Ryanair is an Irish budget airline and the only option for non-stop flights to Bratislava from the United Kingdom. Ryanair operates three direct flights per week from Manchester (Sunday, Wednesday and Friday) and Birmingham (Tuesday, Thursday and Saturday) respectively. From the Edinburgh Airport, Ryanair flies twice a week – Sundays and Thursdays. From London airports, only connecting flights are available. Connecting flights are offered by British Airways, Lufthansa, KLM and Smart Wings.
Winters are extremely cold which is why most people choose to visit during the summer season (May to September). No problem finding plenty of sunshine during these months. Temperatures in the teens with the city warming day by day as we enter the July-August period (21 °C on average). Nights can be on the fresh side. With weather opening up a bit, summer festivals are celebrated back to back. The Cultural Summer and Castle Festival goes on from June to mid-September whereas Viva Musica! is held in July and August. At this time Bratislava is jam-packed with locals and tourists alike.
Except for expatriates, not many tourists visit Bratislava during the winter season. December, January and February experience heavy snowfall and there is a high probability of getting frostbites. During January, temperature could get close to around – 24 °C for one or two points. However, airline tickets come cheap during this time of the year and hotels and inns are rendered affordable. Price-wise travellers consider this to be the best time to get cheap flights to Bratislava.
Commonly known as the Bratislava Airport, the M. R. Stefanik Airport is the main international airport of Bratislava. It is a simple 15 minute drive from the airport to the city centre which is approximately 10 kilometres away. The IATA code of this airport is BTS and it exclusively manages all flights to and from the United Kingdom. It is a fairly small airport (with a single terminal) and easy to navigate through.
Bratislava Castle: A marvellous example of baroque architecture with an in-house gallery that is a major attraction. With the first Sunday of every month being free for those visiting the gallery, grab this opportunity to visit a 9th century landmark that truly lives up to its fame.
Slovak National Theater: A large-scale theater dedicated to the promotion of three major performing arts – opera, drama and ballet. Good seating capacity, hospitable environment, rich interior layout with tapestries makes for a quality experience. Both classics and contemporary works adorn its stages from time to time.
Devin Castle: The greater majority visits Devin Castle not for the ruins, although there is an archaeological value to them, but to see the Danube River. Slovakia showcases a range of architectural styles and Devin Castle is a fine example of gothic architecture.
Slovak National Museum: Being a scientific museum as well as a cultural one, Slovak National Museum houses some of the most important and rare collections accumulated over the course of time. The greater part of this museum is dedicated to the training of students in cultural and scientific studies.
UFO Bridge: Also goes by the name of Most SNP, this road bridge crosses over the Danube and presents a different platform from which to admire this beautiful river.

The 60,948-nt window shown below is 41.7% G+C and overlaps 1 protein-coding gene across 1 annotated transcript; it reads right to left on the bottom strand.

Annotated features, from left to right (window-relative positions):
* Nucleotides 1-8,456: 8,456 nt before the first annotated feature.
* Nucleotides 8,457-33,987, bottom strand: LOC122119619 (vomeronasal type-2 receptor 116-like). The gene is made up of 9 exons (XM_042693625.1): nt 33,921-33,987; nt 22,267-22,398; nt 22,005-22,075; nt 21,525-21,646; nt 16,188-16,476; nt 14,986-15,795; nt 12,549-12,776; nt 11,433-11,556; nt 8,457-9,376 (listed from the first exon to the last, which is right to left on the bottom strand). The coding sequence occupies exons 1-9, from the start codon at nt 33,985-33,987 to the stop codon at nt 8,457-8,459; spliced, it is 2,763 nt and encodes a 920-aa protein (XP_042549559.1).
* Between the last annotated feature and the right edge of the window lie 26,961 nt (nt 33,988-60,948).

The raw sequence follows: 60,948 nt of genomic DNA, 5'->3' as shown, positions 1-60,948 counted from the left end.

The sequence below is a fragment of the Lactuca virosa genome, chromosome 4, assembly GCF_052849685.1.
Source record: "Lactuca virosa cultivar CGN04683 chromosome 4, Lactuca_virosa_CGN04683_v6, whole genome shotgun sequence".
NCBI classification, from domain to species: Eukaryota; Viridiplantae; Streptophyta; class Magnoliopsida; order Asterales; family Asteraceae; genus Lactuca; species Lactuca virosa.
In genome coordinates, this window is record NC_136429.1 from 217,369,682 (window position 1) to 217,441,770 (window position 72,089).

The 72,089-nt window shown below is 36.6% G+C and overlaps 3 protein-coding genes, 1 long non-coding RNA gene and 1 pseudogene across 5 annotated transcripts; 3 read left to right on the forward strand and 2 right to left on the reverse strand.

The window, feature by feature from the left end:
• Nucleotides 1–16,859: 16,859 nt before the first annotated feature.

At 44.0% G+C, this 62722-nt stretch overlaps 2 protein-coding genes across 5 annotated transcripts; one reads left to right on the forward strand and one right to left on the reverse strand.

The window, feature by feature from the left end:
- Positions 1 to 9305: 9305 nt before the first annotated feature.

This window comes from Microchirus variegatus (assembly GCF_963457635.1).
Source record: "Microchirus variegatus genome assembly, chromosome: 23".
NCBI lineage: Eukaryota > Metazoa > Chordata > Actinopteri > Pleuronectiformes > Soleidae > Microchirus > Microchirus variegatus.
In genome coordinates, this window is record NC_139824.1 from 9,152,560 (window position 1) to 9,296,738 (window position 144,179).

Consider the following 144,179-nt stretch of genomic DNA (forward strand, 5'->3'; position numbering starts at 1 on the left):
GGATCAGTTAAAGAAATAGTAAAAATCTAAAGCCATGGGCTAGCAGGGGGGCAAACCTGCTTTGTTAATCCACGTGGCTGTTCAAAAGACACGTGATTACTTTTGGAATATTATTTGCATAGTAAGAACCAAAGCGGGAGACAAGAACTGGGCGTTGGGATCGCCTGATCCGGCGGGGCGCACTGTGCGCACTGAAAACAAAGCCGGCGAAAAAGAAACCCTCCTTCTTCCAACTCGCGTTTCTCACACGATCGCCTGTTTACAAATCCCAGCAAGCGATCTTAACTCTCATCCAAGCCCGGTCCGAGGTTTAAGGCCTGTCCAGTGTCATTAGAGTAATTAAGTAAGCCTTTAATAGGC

Slovak National Gallery: Credit goes to the appraisers for having selected only the finest pieces from a range of different works and classics are obviously well preserved. The numerical strength of the collection is also a positive sign of its growing scope. Proper sections have been allotted to Slavic, Flemish and Italian schools of art. The experience is heightened by the fact that there is a library as well as a cafe inside.
Keen on establishing a sustainable and cost-effective commuter system, the city introduced metro buses that facilitate a high percentage of local commuters. A ticketing machine has been installed right next to the Bratislava Airport exit and there is a bus stop nearby. Passengers are to stamp their tickets inside the bus (in a machine dedicated for that purpose) and there is no need to stamp a new ticket when changing lines. Your ticket is valid for buses, trams, and trolley buses for a set period of time. Different types of tickets are available depending on the need: short-distance travel (15-90 minutes) or long-distance (24 hours). Tourists can also get a 72 hour ticket which saves them the trouble of finding ticketing machines every now and then. Keep in mind that only red machines accept payment in both cash and credit. Yellow machines only accept coins. Also there will be a separate ticket for luggage. Another good option for sightseers would be the Bratislava card that will get them further discount.Trolley-Bus:
Facilitating commuters on other planned routes besides those served by the metro bus, trolley-buses run on their own dedicated lanes. Boosting capacity and reducing highway congestions, trolley-buses are another favourite among foreigners. The same ticket that is used for metro buses is used for trolley-buses. Platforms are designed with regard to the convenience of handicapped people.Taxi:
Taxis offer faster mobility and immediate access to attractions and lesser populated areas where public transport does not operate. A taxi can be expensive especially if you get one from the airport. Unless you are in a hurry, try waiting for a metered taxi.
Hotels that provide a reasonably pleasant experience without being too expensive are usually the most desired. Some of the most popular 3-star hotels in Bratislava are:
For a more lavish stay and with additional amenities, 4-star hotels are the best option: